This summer I read an incredible book by David Platt called “Follow Me.” It’s about how my generation of Christians is full of people who label themselves as “Christians” simply because they consider themselves good people, they believe in God, and they go to church a few times a year. The thing is, that is not what Christianity looks like. Biblical Christianity looks much different than our definition today. And to be honest, the bible’s definition is the important one; whether you realize it or not.
Paul says in 1 Corinthians 5:11-13 that biblical Christians are not to associate with anyone who claims to be a Christian but lives a very immoral lifestyle. He gives examples such as sexual immorality, greed, idolatry, slander, drunkenness, and swindlers. He is referring to people who, at one point, lived a biblically Christian lifestyle, but have since “fallen off the wagon,” so to speak. His purpose in telling the church at Corinth not to associate with these people was to show them how far they had strayed and, ultimately, to bring them back to a godly lifestyle. It sounds harsh when you read it, but Paul was also always the first to welcome back a wayward brother.
The point of all this is as follows: my prayer for myself is that I would never take my faith for granted. I never want to be the kind of Christian who uses my faith as nothing more than a label. I want more than that. I want biblical Christianity. The kind of faith in Christ that gives me the courage an boldness to be unashamed. The kind of faith that prevents me from ever claiming there is any god or power or entity other than the One True God. The kind of faith that I could die for; because I know, beyond a shadow of a doubt, that Christ is the only way to God. The kind of faith that I’m not afraid to proclaim from the rooftops because I want everyone to experience Christ and how fulfilling a relationship with him can be.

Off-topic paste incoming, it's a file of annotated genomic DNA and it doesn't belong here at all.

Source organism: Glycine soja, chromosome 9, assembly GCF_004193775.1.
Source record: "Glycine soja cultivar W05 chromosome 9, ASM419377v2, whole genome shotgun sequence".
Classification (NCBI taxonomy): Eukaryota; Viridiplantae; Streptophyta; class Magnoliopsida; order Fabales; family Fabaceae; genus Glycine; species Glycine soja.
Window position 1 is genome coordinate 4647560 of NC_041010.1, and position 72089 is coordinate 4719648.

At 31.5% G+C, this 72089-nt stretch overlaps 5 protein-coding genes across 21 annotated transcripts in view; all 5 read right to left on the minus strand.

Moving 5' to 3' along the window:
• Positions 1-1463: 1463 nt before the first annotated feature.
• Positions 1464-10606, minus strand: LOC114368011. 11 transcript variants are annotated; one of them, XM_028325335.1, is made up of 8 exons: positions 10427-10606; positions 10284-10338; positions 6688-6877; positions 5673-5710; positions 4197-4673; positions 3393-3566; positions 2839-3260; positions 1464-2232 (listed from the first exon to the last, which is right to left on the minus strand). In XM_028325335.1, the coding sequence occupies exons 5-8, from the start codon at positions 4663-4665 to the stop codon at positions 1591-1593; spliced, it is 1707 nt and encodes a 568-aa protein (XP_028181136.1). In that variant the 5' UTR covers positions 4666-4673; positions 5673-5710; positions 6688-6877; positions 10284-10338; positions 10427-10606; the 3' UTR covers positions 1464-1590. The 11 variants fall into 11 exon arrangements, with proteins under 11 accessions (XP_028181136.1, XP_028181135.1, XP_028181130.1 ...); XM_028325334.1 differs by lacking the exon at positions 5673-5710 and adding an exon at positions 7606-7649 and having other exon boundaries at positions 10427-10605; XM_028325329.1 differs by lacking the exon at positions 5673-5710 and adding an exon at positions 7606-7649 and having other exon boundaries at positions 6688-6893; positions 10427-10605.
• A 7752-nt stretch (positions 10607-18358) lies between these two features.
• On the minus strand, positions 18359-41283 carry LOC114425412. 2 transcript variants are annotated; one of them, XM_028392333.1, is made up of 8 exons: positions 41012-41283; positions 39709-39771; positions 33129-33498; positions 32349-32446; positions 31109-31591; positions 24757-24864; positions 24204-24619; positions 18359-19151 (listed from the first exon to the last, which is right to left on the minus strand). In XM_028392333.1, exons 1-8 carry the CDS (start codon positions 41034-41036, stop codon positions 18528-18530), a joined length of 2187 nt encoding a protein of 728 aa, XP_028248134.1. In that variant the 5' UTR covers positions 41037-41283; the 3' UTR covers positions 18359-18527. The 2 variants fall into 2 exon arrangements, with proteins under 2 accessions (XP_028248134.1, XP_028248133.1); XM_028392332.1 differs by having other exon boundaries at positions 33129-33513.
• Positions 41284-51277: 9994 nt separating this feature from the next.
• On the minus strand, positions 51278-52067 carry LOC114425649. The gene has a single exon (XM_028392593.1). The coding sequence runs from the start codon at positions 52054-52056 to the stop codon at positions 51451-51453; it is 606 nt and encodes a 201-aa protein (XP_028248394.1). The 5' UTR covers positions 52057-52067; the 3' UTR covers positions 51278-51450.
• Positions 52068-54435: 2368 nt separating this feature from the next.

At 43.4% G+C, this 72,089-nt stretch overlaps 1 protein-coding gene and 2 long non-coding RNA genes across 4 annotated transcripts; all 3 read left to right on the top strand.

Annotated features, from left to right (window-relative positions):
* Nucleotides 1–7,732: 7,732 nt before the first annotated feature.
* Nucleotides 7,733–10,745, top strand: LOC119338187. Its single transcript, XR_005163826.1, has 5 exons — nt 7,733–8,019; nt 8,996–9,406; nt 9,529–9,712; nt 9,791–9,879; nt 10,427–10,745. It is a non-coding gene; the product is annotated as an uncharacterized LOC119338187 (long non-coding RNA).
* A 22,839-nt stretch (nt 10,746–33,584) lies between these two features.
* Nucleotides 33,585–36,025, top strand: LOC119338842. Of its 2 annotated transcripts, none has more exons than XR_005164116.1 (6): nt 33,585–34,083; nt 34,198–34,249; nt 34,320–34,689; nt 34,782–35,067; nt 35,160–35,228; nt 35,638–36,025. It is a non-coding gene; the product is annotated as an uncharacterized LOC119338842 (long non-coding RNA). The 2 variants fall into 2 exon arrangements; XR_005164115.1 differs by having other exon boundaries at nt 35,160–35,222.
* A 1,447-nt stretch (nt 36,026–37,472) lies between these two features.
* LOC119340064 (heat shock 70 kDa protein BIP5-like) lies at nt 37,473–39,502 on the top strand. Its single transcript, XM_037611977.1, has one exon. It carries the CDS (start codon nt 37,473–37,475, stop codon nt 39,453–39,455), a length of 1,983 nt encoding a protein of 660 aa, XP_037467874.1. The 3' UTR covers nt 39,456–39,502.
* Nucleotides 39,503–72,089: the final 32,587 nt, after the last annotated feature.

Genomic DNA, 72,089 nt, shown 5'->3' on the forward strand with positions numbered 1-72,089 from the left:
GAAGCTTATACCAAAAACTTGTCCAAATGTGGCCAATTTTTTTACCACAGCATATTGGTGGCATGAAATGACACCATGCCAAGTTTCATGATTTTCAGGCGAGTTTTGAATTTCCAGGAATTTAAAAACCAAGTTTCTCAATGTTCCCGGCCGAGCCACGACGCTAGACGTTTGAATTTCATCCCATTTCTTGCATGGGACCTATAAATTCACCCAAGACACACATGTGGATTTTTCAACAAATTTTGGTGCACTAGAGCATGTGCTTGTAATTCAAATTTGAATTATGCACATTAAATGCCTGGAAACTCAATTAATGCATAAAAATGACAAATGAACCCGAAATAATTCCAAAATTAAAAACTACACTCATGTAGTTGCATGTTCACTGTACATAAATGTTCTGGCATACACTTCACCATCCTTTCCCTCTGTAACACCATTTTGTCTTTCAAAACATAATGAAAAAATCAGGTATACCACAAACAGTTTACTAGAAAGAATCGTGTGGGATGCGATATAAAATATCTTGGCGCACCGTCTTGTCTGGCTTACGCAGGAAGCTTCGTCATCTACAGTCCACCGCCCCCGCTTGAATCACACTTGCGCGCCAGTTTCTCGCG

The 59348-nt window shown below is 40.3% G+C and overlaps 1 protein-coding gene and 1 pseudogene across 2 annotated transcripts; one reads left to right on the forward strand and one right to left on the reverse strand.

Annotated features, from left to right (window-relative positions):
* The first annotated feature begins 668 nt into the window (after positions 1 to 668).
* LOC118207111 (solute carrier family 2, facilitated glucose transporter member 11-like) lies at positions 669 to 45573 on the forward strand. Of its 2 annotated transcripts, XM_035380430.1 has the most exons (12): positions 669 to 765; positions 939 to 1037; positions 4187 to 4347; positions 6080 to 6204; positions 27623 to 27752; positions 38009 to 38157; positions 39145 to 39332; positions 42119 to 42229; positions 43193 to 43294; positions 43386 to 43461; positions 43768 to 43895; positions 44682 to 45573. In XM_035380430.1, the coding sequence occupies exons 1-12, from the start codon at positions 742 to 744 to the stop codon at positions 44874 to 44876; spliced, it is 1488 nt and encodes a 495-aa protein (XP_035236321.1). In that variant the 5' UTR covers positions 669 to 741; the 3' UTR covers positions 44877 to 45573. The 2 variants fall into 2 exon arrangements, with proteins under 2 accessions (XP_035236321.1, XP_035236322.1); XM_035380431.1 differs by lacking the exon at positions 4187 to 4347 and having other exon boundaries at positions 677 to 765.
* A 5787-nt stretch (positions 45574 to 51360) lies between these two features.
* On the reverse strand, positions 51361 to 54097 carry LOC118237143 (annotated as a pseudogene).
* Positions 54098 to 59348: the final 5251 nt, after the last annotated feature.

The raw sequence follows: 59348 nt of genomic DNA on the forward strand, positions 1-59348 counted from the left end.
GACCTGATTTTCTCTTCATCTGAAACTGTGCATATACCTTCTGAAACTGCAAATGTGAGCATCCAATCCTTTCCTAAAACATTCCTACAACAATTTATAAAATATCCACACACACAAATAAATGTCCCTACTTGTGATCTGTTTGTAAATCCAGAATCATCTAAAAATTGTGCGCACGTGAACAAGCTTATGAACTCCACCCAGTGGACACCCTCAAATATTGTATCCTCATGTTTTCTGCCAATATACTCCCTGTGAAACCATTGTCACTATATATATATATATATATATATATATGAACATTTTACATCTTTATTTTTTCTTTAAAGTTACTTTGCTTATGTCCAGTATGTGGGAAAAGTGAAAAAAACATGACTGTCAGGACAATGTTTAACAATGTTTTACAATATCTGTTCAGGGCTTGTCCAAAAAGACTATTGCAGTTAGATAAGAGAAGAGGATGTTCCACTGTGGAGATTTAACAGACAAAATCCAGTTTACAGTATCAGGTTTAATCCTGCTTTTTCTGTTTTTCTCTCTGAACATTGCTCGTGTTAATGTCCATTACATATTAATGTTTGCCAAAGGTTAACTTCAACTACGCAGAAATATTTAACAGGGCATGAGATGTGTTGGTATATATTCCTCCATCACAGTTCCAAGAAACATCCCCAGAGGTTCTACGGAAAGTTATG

That’s the Christianity I want. That’s the level of faith I pray for myself every single day. I want to be unashamed and unapologetic of my faith. I want Christ to be my whole life, the basis of who I am. I don’t want someone to look at me and question the genuineness of my faith. I want them to look at me and know where I stand.